Invasive signal crayfish, shags, night-shining clouds
13 March 2012
This week in the Planet Earth Podcast: Richard Hollingham finds out why the American signal crayfish is driving out one of the UK's native species; in our latest audio diary, Hannah Grist from the University of Aberdeen talks us through her research on European shags; and what noctilucent clouds tell us about our changing climate.
The American signal crayfish was introduced to Britain in the 1970s. Since then, the invader has spread rapidly across south and southeast England, decimating native populations of white-clawed crayfish in rivers, canals and streams. Now researchers are starting to get to grips with why the species is so successful. Richard Hollingham reports from Yorkshire.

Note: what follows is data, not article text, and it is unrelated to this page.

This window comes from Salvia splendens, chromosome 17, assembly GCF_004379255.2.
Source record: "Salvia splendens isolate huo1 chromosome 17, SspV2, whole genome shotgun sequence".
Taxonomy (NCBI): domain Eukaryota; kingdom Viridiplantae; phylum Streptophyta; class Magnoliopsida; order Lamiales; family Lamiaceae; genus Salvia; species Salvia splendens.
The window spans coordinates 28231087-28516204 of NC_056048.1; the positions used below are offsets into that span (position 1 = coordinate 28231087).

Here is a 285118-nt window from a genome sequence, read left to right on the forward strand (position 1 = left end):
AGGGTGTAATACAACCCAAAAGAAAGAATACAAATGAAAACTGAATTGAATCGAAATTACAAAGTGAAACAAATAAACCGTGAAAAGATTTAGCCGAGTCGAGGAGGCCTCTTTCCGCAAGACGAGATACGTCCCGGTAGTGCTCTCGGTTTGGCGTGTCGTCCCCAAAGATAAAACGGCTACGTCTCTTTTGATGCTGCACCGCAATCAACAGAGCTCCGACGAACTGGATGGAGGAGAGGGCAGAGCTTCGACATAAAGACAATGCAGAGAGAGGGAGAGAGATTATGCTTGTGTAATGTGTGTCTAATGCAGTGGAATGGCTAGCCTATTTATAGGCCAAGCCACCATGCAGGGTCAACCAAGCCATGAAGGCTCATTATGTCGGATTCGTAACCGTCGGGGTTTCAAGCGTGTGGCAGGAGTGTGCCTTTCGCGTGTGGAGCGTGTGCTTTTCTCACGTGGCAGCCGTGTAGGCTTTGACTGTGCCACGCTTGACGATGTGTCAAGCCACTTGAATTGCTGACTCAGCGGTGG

Many seabirds around the North Sea are under threat from over-fishing and climate change In our most recent audio diary, seabird expert Hannah Grist talks about her research on European shags, which could help with their conservation.
Click the play button above to listen now.
A full text transcript is available.
Finally Sue Nelson finds out why unusual, night-shining, or noctilucent, clouds 85 kilometres (53 miles) up in the atmosphere reveal more about our changing climate than scientists anticipated.
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